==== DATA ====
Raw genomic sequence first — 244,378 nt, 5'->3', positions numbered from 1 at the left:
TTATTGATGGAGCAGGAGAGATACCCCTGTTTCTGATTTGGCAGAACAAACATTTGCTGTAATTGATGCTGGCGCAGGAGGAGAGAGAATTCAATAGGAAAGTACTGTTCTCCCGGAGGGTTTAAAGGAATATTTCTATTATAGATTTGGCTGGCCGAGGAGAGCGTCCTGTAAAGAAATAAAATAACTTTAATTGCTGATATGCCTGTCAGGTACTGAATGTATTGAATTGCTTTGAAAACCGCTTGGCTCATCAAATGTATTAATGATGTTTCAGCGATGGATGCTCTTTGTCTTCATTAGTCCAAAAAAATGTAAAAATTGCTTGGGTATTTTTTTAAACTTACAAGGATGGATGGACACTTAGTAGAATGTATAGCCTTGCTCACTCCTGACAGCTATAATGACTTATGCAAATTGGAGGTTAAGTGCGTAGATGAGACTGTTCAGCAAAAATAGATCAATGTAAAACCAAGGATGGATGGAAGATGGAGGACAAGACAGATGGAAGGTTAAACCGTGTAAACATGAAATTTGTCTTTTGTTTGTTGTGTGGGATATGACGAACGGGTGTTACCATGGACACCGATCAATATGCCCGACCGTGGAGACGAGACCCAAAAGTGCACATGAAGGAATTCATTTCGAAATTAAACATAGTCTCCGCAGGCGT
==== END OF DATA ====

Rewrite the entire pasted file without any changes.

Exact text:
Raw genomic sequence first — 244,378 nt, 5'->3', positions numbered from 1 at the left:
TTATTGATGGAGCAGGAGAGATACCCCTGTTTCTGATTTGGCAGAACAAACATTTGCTGTAATTGATGCTGGCGCAGGAGGAGAGAGAATTCAATAGGAAAGTACTGTTCTCCCGGAGGGTTTAAAGGAATATTTCTATTATAGATTTGGCTGGCCGAGGAGAGCGTCCTGTAAAGAAATAAAATAACTTTAATTGCTGATATGCCTGTCAGGTACTGAATGTATTGAATTGCTTTGAAAACCGCTTGGCTCATCAAATGTATTAATGATGTTTCAGCGATGGATGCTCTTTGTCTTCATTAGTCCAAAAAAATGTAAAAATTGCTTGGGTATTTTTTTAAACTTACAAGGATGGATGGACACTTAGTAGAATGTATAGCCTTGCTCACTCCTGACAGCTATAATGACTTATGCAAATTGGAGGTTAAGTGCGTAGATGAGACTGTTCAGCAAAAATAGATCAATGTAAAACCAAGGATGGATGGAAGATGGAGGACAAGACAGATGGAAGGTTAAACCGTGTAAACATGAAATTTGTCTTTTGTTTGTTGTGTGGGATATGACGAACGGGTGTTACCATGGACACCGATCAATATGCCCGACCGTGGAGACGAGACCCAAAAGTGCACATGAAGGAATTCATTTCGAAATTAAACATAGTCTCCGCAGGCGT